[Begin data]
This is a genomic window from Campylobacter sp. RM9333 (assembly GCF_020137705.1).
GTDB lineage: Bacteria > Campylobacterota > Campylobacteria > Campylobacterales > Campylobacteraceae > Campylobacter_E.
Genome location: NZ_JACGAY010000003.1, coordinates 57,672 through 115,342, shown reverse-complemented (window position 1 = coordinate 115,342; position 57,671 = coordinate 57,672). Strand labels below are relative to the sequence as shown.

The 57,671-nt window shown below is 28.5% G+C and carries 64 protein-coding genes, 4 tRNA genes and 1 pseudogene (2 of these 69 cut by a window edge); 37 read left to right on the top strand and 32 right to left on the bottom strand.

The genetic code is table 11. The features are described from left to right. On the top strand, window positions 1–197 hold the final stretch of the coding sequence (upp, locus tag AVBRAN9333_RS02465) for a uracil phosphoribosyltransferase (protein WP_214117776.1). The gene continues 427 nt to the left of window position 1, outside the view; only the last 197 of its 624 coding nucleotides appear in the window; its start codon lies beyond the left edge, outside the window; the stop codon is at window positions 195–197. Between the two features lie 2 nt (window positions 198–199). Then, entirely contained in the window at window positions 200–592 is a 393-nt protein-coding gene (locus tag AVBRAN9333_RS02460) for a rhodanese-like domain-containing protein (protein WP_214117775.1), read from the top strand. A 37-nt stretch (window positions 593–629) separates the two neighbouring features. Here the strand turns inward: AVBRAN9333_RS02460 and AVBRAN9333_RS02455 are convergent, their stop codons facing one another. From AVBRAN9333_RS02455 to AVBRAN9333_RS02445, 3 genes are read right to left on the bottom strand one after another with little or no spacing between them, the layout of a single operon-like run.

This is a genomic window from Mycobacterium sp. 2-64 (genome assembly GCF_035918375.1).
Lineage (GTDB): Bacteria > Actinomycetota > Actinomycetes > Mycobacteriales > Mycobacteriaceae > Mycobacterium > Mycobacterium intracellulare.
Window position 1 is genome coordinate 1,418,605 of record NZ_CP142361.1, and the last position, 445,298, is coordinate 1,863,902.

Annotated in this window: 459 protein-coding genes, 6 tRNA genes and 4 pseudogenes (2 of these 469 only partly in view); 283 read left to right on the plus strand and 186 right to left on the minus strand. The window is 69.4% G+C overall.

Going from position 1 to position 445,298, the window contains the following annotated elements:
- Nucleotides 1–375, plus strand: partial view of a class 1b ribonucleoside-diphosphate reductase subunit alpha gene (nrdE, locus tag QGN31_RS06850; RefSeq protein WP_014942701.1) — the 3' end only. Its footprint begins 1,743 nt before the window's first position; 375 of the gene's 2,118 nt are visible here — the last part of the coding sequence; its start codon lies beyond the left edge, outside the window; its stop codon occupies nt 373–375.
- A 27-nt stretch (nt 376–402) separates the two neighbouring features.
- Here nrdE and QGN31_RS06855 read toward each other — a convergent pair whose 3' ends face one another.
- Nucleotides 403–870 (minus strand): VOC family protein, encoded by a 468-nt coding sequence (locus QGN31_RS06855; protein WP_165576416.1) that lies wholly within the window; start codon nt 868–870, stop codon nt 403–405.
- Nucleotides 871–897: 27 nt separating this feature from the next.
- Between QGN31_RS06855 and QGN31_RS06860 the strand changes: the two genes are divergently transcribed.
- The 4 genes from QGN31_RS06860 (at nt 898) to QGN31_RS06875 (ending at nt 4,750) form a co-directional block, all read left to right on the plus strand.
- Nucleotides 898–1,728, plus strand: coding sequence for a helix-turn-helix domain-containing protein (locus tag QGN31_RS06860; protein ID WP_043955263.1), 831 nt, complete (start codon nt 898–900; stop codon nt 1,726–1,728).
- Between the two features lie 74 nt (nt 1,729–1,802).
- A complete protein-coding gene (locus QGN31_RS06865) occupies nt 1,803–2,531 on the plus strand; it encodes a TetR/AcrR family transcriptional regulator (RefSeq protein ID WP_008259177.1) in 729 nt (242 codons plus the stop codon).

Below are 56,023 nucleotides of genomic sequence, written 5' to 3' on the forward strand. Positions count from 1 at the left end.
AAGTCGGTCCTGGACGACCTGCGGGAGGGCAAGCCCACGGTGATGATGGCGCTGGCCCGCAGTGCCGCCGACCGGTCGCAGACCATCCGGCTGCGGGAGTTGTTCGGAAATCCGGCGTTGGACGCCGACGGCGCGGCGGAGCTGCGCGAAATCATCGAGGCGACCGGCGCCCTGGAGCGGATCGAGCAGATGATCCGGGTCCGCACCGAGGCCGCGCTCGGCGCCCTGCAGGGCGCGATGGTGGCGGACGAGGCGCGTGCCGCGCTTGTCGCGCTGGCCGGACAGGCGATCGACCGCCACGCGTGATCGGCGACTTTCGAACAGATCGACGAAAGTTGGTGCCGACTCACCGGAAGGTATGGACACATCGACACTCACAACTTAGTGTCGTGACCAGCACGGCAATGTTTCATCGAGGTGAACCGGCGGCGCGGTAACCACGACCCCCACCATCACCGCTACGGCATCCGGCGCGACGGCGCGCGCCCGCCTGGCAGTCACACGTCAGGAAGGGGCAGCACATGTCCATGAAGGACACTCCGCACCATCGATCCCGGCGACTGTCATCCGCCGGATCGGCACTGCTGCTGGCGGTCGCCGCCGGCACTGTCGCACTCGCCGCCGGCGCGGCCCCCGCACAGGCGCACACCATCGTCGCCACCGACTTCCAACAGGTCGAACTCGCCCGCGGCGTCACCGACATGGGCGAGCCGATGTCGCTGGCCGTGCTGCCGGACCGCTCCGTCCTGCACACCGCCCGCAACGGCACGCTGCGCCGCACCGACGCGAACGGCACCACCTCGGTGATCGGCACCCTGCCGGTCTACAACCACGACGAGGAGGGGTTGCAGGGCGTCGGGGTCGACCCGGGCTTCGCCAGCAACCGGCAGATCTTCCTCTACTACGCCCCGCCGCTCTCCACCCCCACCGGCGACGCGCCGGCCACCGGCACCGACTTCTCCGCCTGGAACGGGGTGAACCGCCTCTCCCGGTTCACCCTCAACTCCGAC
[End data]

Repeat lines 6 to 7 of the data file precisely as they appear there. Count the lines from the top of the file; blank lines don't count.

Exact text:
This is a genomic window from Mycobacterium sp. 2-64 (genome assembly GCF_035918375.1).
Lineage (GTDB): Bacteria > Actinomycetota > Actinomycetes > Mycobacteriales > Mycobacteriaceae > Mycobacterium > Mycobacterium intracellulare.